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A Variant Problem of Evil: Not just will, but sustenance

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One issue that theologians have been trying to answer for centuries is the "Problem of Evil" pertaining to the Will of God.

God is supposed to be omnibenevolent, meaning he cannot directly will Evil.


1. God is omnipotent, omnipresent, and omniscient.
2. As such, everything that happens God must directly or indirectly ("permissively") Will (for if He did not indirectly or permissively Will it, He either would have not known about it or would not have been able to stop it - both things are impossible)
3. However, there is no distinction in actuality, due to Absolute Divine Symplicity, between God's direct and indirect Will.
4. Therefore, God Wills evil.

Therefore, God can't be omnibenevolent, for God Wills evil.

Various groups over the years have tried to answer this question, in various ways, by ultimately categorizing God as "beyond the conception of good and evil".

You see this in Kabballah (and hinted at in various Talmudic texts) where "goodness" and "evil" are seen as two divine aspects of God, and Gnosticism, where morality isn't even a goal within Gnosticism, because morality is merely an illusion of the material world. To some extent, you also see this attempt at resolution in Origen's "Apocatastasis", where evil is ultimately destroyed in the end and all beings are reconciled to God in Heaven.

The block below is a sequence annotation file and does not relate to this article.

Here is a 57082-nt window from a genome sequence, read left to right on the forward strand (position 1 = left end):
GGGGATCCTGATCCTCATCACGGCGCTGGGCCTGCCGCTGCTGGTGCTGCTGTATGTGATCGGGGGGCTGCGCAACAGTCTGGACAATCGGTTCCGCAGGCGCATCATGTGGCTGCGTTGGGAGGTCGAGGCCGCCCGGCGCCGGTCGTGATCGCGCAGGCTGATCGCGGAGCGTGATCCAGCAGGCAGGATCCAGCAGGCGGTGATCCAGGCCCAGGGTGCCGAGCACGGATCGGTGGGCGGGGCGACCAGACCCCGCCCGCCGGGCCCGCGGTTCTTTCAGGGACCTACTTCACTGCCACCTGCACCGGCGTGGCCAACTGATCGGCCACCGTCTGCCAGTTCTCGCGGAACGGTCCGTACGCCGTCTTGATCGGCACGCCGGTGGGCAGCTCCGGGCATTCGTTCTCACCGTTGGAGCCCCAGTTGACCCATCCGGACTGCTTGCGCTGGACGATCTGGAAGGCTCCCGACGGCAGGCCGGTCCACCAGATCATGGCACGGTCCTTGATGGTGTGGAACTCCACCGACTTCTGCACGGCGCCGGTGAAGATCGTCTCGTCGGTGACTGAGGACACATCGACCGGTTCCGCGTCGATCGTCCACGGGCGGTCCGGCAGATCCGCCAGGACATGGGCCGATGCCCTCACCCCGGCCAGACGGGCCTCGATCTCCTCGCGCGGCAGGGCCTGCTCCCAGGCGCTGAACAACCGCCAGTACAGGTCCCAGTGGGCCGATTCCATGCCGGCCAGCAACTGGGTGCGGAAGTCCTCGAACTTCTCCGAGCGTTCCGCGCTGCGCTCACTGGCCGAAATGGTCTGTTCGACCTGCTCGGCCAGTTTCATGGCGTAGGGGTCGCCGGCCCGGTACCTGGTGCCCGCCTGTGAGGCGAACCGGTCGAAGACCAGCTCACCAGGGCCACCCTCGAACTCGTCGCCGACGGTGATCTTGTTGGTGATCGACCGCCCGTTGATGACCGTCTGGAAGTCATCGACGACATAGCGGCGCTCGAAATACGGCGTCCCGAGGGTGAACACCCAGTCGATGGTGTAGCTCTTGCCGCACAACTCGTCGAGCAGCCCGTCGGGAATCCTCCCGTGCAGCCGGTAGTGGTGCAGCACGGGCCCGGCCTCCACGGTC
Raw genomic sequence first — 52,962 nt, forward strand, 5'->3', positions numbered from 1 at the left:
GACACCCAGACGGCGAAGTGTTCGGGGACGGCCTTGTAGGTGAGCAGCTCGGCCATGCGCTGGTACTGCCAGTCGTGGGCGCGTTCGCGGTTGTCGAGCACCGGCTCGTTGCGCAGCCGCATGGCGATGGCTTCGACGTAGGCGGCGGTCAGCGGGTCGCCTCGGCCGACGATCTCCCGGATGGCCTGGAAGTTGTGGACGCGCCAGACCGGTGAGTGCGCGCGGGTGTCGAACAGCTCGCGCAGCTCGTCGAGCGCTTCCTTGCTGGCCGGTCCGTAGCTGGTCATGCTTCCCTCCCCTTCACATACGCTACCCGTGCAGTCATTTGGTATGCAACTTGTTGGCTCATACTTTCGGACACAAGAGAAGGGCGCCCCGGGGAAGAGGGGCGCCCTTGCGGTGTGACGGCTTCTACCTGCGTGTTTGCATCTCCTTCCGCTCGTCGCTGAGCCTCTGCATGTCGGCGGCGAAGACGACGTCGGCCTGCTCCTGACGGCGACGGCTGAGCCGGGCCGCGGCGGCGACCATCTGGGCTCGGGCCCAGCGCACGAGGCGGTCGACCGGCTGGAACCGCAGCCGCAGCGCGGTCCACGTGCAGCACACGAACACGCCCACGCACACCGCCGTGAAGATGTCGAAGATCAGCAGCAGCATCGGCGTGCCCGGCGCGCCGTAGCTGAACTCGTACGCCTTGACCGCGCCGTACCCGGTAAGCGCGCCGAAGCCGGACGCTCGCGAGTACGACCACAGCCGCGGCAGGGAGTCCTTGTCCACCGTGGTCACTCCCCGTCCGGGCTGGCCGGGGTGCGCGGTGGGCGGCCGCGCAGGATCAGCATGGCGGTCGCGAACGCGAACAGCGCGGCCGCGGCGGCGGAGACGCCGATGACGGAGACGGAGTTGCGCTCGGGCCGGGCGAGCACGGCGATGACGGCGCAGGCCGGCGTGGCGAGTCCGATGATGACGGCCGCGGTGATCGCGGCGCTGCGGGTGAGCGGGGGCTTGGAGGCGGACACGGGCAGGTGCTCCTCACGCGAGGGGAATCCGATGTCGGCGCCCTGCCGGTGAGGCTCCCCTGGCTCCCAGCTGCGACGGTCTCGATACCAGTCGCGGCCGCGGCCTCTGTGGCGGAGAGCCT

However, all these positions have been historically condemned by the Catholic Church.

The best answer (so far, within the confines of Catholic dogma), to this problem, I think, was given by Saint Irenaeus (and was repeated by Pope Francis in his book "On Heaven and on Earth") - to deny the ontological existence of evil altogether. "Evil" is merely an illusion that results when one inwardly rejects God and encounters suffering as a result, because our entire existence is totally dependent on God. While Satan may be "evil", his "evil" is only apparent because he inwardly rejected God and brings suffering to himself and others, as to deny God means to fight against our existence in of itself. As to why God permits it, because "Evil" is merely an illusion, He only permits our (humanity's) own caused suffering so that we may come to realize and appreciate what God truly is (who is identical with goodness). Thus, God never even "indirectly" wills evil because there really is no evil, as God cannot fight against himself - "evil" is just humanity fighting against who we really are, totally dependent on God.